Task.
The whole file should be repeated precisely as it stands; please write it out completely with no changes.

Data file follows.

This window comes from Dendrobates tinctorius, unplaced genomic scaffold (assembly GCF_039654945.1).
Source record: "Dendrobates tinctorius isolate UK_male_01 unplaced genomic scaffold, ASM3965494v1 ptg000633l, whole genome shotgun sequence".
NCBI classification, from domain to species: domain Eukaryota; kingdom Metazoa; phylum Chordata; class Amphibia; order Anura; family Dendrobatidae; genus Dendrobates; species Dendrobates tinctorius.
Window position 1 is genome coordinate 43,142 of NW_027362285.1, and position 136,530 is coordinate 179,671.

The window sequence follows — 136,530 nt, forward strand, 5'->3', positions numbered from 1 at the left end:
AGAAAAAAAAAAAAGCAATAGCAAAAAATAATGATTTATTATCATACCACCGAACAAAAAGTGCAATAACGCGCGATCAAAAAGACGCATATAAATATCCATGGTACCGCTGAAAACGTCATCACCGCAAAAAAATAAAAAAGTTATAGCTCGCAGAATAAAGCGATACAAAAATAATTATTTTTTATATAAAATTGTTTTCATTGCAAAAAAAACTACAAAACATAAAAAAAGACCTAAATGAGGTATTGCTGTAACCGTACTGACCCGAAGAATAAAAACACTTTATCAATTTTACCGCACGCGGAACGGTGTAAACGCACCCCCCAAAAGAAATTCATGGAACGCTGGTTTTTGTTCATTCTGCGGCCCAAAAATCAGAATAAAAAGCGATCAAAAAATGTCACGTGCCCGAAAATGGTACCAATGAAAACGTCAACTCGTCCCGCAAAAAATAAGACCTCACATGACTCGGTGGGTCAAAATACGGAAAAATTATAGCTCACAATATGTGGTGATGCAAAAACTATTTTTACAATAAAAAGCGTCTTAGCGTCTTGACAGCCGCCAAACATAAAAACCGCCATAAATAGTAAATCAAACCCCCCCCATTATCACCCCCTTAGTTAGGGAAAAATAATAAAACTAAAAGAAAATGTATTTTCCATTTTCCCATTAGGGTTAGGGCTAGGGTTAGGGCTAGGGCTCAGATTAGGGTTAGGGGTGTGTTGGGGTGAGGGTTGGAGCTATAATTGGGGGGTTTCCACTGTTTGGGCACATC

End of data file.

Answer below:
This window comes from Dendrobates tinctorius, unplaced genomic scaffold (assembly GCF_039654945.1).
Source record: "Dendrobates tinctorius isolate UK_male_01 unplaced genomic scaffold, ASM3965494v1 ptg000633l, whole genome shotgun sequence".
NCBI classification, from domain to species: domain Eukaryota; kingdom Metazoa; phylum Chordata; class Amphibia; order Anura; family Dendrobatidae; genus Dendrobates; species Dendrobates tinctorius.
Window position 1 is genome coordinate 43,142 of NW_027362285.1, and position 136,530 is coordinate 179,671.

The window sequence follows — 136,530 nt, forward strand, 5'->3', positions numbered from 1 at the left end:
AGAAAAAAAAAAAAGCAATAGCAAAAAATAATGATTTATTATCATACCACCGAACAAAAAGTGCAATAACGCGCGATCAAAAAGACGCATATAAATATCCATGGTACCGCTGAAAACGTCATCACCGCAAAAAAATAAAAAAGTTATAGCTCGCAGAATAAAGCGATACAAAAATAATTATTTTTTATATAAAATTGTTTTCATTGCAAAAAAAACTACAAAACATAAAAAAAGACCTAAATGAGGTATTGCTGTAACCGTACTGACCCGAAGAATAAAAACACTTTATCAATTTTACCGCACGCGGAACGGTGTAAACGCACCCCCCAAAAGAAATTCATGGAACGCTGGTTTTTGTTCATTCTGCGGCCCAAAAATCAGAATAAAAAGCGATCAAAAAATGTCACGTGCCCGAAAATGGTACCAATGAAAACGTCAACTCGTCCCGCAAAAAATAAGACCTCACATGACTCGGTGGGTCAAAATACGGAAAAATTATAGCTCACAATATGTGGTGATGCAAAAACTATTTTTACAATAAAAAGCGTCTTAGCGTCTTGACAGCCGCCAAACATAAAAACCGCCATAAATAGTAAATCAAACCCCCCCCATTATCACCCCCTTAGTTAGGGAAAAATAATAAAACTAAAAGAAAATGTATTTTCCATTTTCCCATTAGGGTTAGGGCTAGGGTTAGGGCTAGGGCTCAGATTAGGGTTAGGGGTGTGTTGGGGTGAGGGTTGGAGCTATAATTGGGGGGTTTCCACTGTTTGGGCACATC